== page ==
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Thursday Edition: The kinda, sorta public option

The Preface
Thursday Edition: The kinda, sorta public option
By Samuel Wonacott • Issue #54 • View online

The Takeaway: Governor Inslee's public option moves the needle on healthcare in Washington
Rachel La Corte/AP
Rachel La Corte/AP
Jay Inslee, the two-term Governor of Washington, has put climate change front and center in his floundering presidential campaign. He’s right to do so, since 82% of likely Democratic primary voters believe it is very important to take aggressive action to slow climate change, according to an April poll commissioned by CNN.
Climate change alone, however, may not be enough to set Inslee apart in a crowded field of candidates—he’s polling at less than 1% and struggling to even meet the 65,000 donor threshold to qualify for the first Democratic primary debate in June.
Thankfully for Inslee, Democrats also care strongly about healthcare. The same poll found that 75% of Democrats believe it is very important that the government provide health insurance to everyone, and on this subject Inslee can point to his record as governor to bolster his candidacy.
In May, Inslee signed into law the country’s first “public option,” a set of government-backed standardized insurance plans, known as Cascade Care, available to all residents of Washington regardless of income. The legislation isn’t slated to go into effect until 2021, but the plan could provide a model for other states struggling to contain insurance premiums and provide universal coverage.
Cascade Care isn’t technically a “public option,” because the state will rely on private insurance companies to implement, oversee, and administer the plan. Nevertheless, supporters of the bill argue the hybrid model obviates the need to create a new layer of bureaucracy and saves the state money by relying on an existing infrastructure.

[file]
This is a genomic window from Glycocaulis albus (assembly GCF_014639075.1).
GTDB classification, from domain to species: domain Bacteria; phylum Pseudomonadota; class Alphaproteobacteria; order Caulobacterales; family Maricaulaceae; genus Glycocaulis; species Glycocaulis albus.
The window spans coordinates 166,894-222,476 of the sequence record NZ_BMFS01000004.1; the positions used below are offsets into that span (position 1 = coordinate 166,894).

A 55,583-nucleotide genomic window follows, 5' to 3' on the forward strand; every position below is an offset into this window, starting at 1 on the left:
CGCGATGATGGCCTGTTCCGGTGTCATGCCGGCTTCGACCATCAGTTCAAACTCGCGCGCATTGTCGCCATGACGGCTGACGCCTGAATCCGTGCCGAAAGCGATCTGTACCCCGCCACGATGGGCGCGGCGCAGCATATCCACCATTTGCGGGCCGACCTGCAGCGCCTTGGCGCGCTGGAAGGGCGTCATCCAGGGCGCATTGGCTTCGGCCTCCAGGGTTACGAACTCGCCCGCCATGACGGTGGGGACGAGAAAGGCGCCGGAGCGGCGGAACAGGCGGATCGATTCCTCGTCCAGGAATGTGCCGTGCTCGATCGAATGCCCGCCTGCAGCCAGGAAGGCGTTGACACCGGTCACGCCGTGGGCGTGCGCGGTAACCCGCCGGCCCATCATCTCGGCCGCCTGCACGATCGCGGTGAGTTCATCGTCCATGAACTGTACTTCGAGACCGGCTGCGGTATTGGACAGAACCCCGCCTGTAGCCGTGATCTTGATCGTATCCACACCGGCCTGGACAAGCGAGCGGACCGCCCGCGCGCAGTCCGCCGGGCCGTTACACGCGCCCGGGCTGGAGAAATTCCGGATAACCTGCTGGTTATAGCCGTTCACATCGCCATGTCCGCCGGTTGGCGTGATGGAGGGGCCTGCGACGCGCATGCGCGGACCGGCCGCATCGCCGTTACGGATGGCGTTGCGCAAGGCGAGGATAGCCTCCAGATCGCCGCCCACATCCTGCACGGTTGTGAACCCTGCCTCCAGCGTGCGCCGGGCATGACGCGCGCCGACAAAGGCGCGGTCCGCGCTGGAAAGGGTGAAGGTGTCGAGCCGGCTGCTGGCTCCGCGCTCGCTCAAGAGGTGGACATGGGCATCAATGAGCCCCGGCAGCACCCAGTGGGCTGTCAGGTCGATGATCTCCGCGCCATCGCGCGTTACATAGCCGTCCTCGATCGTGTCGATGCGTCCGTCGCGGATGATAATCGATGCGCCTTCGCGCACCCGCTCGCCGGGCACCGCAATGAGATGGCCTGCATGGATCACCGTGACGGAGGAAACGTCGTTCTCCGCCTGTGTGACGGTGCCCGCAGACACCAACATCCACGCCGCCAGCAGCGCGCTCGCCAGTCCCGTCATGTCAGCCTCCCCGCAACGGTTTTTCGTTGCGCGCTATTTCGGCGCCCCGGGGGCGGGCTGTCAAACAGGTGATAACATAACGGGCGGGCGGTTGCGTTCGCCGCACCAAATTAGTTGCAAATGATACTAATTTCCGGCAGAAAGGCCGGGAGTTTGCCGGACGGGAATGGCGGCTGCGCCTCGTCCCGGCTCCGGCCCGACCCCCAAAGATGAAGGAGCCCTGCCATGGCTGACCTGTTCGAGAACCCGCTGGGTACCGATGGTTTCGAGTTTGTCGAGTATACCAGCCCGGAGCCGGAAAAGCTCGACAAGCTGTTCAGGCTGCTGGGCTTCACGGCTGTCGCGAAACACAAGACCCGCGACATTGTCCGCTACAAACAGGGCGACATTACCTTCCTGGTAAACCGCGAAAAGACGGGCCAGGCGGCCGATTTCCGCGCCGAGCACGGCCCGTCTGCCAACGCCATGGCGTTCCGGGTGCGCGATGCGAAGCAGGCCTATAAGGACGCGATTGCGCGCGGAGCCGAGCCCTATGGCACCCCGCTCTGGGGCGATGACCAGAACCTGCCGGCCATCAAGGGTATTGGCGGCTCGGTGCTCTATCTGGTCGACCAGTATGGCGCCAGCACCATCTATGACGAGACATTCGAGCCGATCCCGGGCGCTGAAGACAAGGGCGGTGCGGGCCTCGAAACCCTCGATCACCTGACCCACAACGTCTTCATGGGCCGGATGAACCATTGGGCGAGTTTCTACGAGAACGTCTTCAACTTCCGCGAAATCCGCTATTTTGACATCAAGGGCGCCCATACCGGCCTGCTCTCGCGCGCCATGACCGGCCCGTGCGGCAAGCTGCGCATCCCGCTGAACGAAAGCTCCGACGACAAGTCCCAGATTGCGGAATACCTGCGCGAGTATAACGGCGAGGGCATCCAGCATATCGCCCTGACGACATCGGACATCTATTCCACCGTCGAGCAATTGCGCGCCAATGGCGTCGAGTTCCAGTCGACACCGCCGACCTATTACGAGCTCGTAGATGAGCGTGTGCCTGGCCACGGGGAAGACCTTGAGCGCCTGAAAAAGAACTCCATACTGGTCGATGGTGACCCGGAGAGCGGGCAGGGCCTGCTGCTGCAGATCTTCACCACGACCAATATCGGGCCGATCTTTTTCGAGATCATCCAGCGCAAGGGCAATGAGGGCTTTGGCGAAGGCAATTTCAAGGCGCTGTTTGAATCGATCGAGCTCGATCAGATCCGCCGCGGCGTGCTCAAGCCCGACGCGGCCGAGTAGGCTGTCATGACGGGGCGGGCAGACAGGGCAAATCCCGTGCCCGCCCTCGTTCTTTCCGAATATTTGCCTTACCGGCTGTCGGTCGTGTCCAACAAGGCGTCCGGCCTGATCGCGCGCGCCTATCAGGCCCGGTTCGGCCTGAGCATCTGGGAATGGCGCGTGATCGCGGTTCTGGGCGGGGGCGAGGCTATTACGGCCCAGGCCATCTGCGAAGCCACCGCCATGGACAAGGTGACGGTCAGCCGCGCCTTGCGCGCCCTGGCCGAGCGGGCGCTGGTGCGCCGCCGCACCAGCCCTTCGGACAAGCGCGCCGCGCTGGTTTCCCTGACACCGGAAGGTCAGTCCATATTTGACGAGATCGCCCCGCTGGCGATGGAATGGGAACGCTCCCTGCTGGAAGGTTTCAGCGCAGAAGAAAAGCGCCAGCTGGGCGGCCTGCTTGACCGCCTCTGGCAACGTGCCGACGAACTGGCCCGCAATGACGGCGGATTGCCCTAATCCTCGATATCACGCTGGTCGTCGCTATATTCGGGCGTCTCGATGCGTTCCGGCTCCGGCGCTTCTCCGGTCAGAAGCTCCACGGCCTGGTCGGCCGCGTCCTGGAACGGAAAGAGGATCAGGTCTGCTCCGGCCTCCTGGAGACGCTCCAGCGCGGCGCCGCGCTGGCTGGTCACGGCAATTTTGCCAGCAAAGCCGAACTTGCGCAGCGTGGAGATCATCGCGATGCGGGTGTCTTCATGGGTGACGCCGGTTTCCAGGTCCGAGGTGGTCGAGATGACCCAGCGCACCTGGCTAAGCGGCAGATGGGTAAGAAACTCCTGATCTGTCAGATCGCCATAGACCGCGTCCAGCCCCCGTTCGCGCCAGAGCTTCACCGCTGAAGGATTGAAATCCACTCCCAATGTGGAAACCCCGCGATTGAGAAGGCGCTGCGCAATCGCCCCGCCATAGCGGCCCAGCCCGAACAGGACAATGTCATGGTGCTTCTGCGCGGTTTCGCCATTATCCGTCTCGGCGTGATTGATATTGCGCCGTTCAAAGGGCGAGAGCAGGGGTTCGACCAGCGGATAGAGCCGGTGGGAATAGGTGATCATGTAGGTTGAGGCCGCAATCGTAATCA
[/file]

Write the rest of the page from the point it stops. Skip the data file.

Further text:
The plan, which could be up to 10% cheaper than private plans on Washington’s health insurance exchange, saves patients money by capping reimbursement rates to doctors and hospitals. The cap is set to 160% of Medicare, whose fee schedule is typically much lower than the reimbursement rates offered by private plans.
Under the law, health-care providers aren’t required to accept the public option, and the reimbursement rate could change if providers aren’t able to build a large enough network of physicians, especially in rural counties. Part of the impetus for the legislation was the number of rural counties in Washington that have struggled to offer even one health insurance plan to residents.
The state will offer the tiered plans to all counties in Washington, and could, if funding is approved, provide subsidies to individuals and families up to 500% of the federal poverty line.
Critics contend Inslee’s plan could eventually drive private insurers out of the market and lead, by necessity, to a government takeover of the healthcare market.
For his part, Inslee hasn’t been shy about leveraging the Washington plan to make an argument for a national healthcare system.
“It’s one of the reasons we did this public option plan, to demonstrate to the country we could get better coverage at a cheaper cost with public involvement. I think it will give people confidence to move to a Medicare-for-all system,” Inslee told Vox’s Dylan Scott.
Scoops and Tidings
How Barack Obama Will Affect the 2020 Election - The Atlantic
US Workers Are Paying High Taxes. But Without Any of the Benefits - Jacobin
What the polls can't tell you about the coming campaign - Yahoo News
The Socialist Manifesto by Bhaskar Sunkara makes a pretty uninspiring case for trashing capitalism - Slate
These Idaho legislators tolerate discrimination – Medium
America’s Cities Are Unlivable. Blame Wealthy Liberals- The New York Times
Chart of the Week
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Samuel Wonacott

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